Turkish Prime Minister Recep Tayyip Erdogan has a strong mandate to pursue his reform agenda after Sunday’s election results.
But he will need to seek support from other parties to change Turkey’s constitution, penned by the military after a coup three decades ago.
Erdogan’s Justice and Development, or AK Party, fell short of the two thirds majority needed to alter the constitution unilaterally.
But can he convince the opposition that changes will be for the good of Turkey and not just for the benefit of his party?
Erdogan wants greater executive powers granted to the president and many believe he covets the role.
AKP campaign posters that outlined ambitious policy goals for 2023, eight years after the end of the prime minister’s third and final four-year term, did little to allay the view that Erdogan plans to stick around in Turkish politics.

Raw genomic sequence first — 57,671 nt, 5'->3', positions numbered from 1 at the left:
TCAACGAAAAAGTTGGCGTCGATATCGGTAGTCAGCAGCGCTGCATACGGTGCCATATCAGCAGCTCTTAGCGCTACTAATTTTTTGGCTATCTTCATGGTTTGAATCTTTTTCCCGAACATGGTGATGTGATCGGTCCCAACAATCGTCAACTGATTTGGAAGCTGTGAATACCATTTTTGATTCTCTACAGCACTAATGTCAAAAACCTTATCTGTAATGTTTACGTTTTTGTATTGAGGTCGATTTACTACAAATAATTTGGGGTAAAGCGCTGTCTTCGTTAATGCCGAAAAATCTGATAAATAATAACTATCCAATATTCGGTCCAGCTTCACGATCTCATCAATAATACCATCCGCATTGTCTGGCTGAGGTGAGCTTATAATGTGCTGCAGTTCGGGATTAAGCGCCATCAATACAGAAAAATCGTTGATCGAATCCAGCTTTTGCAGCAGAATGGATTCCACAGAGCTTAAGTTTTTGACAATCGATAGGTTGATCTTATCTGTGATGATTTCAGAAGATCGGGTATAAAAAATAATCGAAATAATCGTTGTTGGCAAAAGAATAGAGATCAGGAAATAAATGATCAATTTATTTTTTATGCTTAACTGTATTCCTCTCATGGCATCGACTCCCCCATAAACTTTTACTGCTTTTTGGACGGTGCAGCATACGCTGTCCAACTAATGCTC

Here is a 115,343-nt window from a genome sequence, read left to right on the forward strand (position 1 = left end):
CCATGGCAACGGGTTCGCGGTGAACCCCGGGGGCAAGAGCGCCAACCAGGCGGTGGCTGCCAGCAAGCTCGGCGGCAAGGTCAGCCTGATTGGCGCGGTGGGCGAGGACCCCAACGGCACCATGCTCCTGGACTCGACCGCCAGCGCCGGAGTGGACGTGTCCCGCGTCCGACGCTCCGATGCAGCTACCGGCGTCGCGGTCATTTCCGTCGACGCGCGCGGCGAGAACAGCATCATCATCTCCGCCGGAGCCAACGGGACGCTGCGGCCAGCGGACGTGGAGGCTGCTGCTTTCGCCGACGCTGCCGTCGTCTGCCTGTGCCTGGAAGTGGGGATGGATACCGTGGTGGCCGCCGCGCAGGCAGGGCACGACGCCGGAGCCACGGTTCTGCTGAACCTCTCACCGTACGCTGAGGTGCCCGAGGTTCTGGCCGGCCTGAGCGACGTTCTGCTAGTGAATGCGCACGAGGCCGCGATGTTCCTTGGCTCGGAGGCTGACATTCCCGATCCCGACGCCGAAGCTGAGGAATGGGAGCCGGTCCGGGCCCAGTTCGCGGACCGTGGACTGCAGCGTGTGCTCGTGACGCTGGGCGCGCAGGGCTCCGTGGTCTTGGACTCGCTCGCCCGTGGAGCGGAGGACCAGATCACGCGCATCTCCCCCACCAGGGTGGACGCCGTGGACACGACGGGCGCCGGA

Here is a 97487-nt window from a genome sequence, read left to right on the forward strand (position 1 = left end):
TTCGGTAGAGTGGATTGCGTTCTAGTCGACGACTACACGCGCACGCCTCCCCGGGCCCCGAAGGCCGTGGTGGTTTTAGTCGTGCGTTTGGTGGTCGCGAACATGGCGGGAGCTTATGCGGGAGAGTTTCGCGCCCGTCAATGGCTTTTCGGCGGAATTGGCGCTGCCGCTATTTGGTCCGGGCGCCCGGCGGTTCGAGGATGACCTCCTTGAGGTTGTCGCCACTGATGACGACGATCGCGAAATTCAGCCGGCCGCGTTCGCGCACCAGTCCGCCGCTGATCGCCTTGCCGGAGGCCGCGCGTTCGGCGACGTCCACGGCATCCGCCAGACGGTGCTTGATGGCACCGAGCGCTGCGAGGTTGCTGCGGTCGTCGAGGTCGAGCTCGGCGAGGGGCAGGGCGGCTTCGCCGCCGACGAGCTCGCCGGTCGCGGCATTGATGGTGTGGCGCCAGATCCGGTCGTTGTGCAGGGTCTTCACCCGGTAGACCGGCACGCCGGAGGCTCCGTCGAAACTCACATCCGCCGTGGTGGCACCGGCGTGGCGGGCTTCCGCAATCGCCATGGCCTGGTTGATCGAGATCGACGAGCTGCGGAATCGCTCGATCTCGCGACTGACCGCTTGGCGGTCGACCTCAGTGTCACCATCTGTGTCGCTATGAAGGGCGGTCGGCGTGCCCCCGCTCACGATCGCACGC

Without the ‘super-majority’, the AKP will need to engage with the three other major groups in parliament including pro-Kurdish deputies.
The Peace and Democracy Party (BDP) won 35 of the 550 seats up for grabs and will push for greater Kurdish autonomy in return for their support.
Erdogan did promise a raft of measures during his last term to ease the tension with Turkey’s Kurdish minority, but they failed to materialise.